On November 2, 2019, the Tatia Oden French Memorial Foundation and Healthy Black Families traveled to Cuba with the mission of learning how the country’s health care system produces better maternal and child health outcomes, with less disparities, than the U.S., despite being subjected to the strict embargo by the U.S. over the past 60 years.
The course was offered by the Charles R. Drew University of Medicine and Science in Los Angeles, facilitated by faculty members, Dr. Bita Amani and Kathryn Hall-Trujillo (an African American midwife and founder of Birthing Project USA), and coordinated by the Tatia Oden French Memorial Foundation and Healthy Black Families. It allowed a group of 12 birth workers, including doulas, midwives, labor and delivery nurses, a retired OB/GYN and two public health workers to take part in an intensive immersion course in Cuba.
In coordination with professors from ENSAP (The National School of Public Health in Cuba) the group spent two weeks in an intensive course at the University of Havana to gain a better understanding of how Cuba addresses the basic physical and mental needs of all those it serves. What we at the Tatia Oden French Memorial Foundation learned is that the Cuban health care system is comprehensive, consistent, educational and supports the continuity of care for all Cubans…and it is sponsored by the government and free for all Cuban citizens.
The overall goal of this intensive course was to observe first-hand how health care is delivered in a system that centers on the preventive model of care and that has substantially less economic resources than the U.S. Ultimately, the thought was that if a country that has dealt with (and continues to deal with) so many political, social, economic struggles can produce good health outcomes for its citizens, particularly for its mothers and children, what is preventing the U.S. from achieving better outcomes? The goal of the trip was to bring back what we learned from the Cubans and how they achieve these outcomes with no resources, and weave that knowledge and skills into what we do here for our clients.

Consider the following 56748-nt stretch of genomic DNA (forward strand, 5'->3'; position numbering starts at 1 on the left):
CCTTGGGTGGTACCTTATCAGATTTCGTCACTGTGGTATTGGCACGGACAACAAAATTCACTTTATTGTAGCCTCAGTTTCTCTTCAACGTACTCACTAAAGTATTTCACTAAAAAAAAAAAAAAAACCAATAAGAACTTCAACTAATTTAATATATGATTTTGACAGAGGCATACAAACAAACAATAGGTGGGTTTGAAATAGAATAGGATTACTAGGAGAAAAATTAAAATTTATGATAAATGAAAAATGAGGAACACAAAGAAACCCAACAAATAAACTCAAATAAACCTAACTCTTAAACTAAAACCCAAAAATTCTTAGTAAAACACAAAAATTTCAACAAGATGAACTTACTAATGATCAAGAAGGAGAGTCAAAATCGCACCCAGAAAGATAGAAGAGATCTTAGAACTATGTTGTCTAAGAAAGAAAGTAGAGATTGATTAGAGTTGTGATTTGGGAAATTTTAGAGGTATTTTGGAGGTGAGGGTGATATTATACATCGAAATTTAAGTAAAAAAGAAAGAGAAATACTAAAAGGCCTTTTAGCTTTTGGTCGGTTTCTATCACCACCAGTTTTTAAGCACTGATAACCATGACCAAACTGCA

Along with classroom presentations, the group visited a primary care facility called the University Polyclinic “April 19” (the date of the Cuban Revolution) of the Plaza de la Revolucion municipality to learn how the clinic functioned. We also visited the community cultural education project “Quisicauaba” of Centro Habana and a maternity home, where we witnessed how the community cares for vulnerable, at-risk pregnant women. We then visited the Gonzalez Coro Gyneobstetric Hospital of the Plaza de la Revolucion municipality where we learned how the community genetic program is implemented and its importance in maternal and child health.
At the University Polyclinic “April 19” we learned from doctors and family nurses about how they care for pregnant women, newborns and children who are at risk. We also had an engaging dialogue with professors regarding the organization of comprehensive care for children and adolescents.
Then we were blessed with the opportunity to visit House of Grandparents of Carlos, III, where we met elders—including one as old as 101—who are fed 6 times a day, have access to a library, music, arts and crafts, and engage in intellectual discourse.